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Author Topic: 60 Minutes Report on AIDS in Africa  (Read 2158 times)

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Offline tednlou2

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  • Posts: 5,731
60 Minutes Report on AIDS in Africa
« on: April 05, 2010, 01:33:25 AM »
I was watching "60 Minutes" tonight and saw this story about HIV/AIDS.  I think it may be a rebroadcast. 

I felt hopeful, but also discouraged at the same time.  Africans are getting less fearful of HIV due to meds and rates are on the rise.  1 Million more people will become infected each year and America cannot afford to pay for all the meds, according to the report.  It was sad to watch some of the people profiled told their tests came back positive.

You can watch the story at:


Offline WillyWump

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Re: 60 Minutes Report on AIDS in Africa
« Reply #1 on: April 05, 2010, 12:35:53 PM »
I saw this too.

In my opinion, the greatest victory for PepFar was providing Meds to pregnant women in these countries which in turn prevented the infection of hundreds of thousands of children.  However without proper education it may be only a matter of time before these children become infected as they enter adulthood.

I think the answer lies in educating the people in these countries about the use of condoms, however this is extrememly difficult in countries with deep seated mores about sex and the use of protection.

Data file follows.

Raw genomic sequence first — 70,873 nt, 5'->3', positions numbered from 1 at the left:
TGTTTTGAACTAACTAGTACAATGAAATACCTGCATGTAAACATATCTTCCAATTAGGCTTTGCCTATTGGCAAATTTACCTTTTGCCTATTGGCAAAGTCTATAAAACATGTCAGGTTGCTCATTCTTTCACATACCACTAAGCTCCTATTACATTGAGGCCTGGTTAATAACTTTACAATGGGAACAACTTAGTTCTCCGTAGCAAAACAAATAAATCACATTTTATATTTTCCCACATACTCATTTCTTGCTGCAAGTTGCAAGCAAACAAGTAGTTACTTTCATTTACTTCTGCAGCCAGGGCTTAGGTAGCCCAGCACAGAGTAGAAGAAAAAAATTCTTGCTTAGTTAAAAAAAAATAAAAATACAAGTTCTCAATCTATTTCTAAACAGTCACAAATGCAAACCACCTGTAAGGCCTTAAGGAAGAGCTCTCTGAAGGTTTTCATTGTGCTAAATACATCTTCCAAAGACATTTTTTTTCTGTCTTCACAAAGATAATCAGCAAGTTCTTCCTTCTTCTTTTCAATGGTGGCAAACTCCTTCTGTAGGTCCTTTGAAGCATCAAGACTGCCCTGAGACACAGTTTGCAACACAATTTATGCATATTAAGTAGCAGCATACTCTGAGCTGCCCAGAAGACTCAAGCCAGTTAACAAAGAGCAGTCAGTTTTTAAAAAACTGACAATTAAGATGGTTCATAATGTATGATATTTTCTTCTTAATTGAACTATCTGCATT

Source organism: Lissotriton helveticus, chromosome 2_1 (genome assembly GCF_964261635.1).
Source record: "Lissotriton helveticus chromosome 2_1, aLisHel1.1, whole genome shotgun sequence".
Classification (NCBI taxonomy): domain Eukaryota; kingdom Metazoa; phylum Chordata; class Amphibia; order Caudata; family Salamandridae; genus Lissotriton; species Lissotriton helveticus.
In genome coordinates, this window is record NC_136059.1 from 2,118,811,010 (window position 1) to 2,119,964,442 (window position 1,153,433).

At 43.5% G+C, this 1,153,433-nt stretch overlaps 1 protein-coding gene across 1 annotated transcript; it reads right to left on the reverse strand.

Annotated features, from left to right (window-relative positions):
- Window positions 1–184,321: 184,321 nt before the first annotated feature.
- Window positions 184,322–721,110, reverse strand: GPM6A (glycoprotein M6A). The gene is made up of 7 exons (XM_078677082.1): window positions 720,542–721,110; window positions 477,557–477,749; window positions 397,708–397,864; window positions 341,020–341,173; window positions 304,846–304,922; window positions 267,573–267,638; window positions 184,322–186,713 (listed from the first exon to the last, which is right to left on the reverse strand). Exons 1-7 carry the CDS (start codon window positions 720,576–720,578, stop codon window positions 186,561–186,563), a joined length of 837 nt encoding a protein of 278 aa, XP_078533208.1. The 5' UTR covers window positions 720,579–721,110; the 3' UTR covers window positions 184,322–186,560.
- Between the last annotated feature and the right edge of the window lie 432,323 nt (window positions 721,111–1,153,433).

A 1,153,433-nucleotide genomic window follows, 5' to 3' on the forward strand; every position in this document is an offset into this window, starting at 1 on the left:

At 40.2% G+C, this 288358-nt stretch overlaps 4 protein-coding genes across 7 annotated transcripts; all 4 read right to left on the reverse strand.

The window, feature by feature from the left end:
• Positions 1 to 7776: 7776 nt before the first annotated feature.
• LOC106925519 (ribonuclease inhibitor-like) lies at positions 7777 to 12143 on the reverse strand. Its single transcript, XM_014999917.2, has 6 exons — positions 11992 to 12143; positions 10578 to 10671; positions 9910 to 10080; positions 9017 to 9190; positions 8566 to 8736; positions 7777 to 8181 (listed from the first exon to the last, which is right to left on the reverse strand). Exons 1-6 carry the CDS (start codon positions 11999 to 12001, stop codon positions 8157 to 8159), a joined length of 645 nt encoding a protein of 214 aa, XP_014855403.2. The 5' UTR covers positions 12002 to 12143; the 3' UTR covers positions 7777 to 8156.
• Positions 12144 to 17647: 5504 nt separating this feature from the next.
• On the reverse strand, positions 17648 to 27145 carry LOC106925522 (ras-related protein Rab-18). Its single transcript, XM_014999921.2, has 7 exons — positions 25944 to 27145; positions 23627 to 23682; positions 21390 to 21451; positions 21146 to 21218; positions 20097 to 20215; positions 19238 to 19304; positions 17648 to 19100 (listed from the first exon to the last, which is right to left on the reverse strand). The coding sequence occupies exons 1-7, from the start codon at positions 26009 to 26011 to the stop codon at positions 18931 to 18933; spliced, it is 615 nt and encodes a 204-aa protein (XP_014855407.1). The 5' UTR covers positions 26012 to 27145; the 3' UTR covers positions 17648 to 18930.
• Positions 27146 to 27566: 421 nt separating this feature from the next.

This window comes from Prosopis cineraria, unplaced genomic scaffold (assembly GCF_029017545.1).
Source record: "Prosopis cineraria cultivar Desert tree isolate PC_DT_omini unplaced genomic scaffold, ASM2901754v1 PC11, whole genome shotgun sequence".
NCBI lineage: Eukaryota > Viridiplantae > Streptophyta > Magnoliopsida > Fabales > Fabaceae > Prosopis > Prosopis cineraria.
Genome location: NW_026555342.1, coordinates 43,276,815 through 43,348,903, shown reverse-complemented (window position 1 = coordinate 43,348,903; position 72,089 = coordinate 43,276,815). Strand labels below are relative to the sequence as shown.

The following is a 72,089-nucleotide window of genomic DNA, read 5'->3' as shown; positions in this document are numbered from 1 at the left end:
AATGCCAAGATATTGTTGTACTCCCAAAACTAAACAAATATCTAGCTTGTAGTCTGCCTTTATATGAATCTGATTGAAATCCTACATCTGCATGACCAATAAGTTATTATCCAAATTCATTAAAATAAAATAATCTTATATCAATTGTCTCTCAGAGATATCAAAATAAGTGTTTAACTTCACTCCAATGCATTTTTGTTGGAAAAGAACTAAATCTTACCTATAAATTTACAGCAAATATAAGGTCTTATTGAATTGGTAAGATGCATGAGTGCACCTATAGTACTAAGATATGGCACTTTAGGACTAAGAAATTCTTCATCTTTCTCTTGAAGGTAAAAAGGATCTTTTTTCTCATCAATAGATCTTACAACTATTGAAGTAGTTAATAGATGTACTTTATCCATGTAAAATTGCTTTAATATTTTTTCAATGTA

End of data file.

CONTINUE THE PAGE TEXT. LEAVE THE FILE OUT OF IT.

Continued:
Easier said than done. We cannot even get our own populace to stop the spread of HIv by using safe sex practices.

I'm not sure what the "silver bullet" answer is. Obviously the number of those on meds in these countries is increasing by the day at the majority expense of the US taxpayers. Of course, in my opinion, this is one of the more worthy programs our tax dollars are  being funneled to, however as Pepfar transistions from an emergency response to a more sustainable ongoing program more and more worldwide organizations and countries will be expected to get involved and share the expense. This is at  least is the plan, however reality dictates that the majority of the international community views the African HIV problem as low priority, especially with the current worldwide financial constraints.

Pepfar saved millions of lives and is louded as the largest effort in history by any nation to combat a disease. However there remains much work to be done, short of a cure, it will not be easy.

POZ since '08

Last Labs-
11-6-14 CD4- 871, UD
6/3/14 CD4- 736, UD 34%
6/25/13 CD4- 1036, UD,
2/4/13, CD4 - 489, UD, 28%

Current Meds: Prezista/Epzicom/ Norvir

Offline tednlou2

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  • Posts: 5,731
Re: 60 Minutes Report on AIDS in Africa
« Reply #2 on: April 06, 2010, 01:25:30 AM »
It was sad to hear the health administrator say a few years ago she only had meds for 30 people.  All the rest died.  It was also sad to see the 35 year-old who they said will probably die, because it was too late.  He was sick, but I don't think it was too late for him.

Not to get too political, but I was reminded today that we are still spending $12 Billion a WEEK in Iraq and Afghanistan.  That $12 Billion per week could pay for everyone HIV infected and other diseases as well.   


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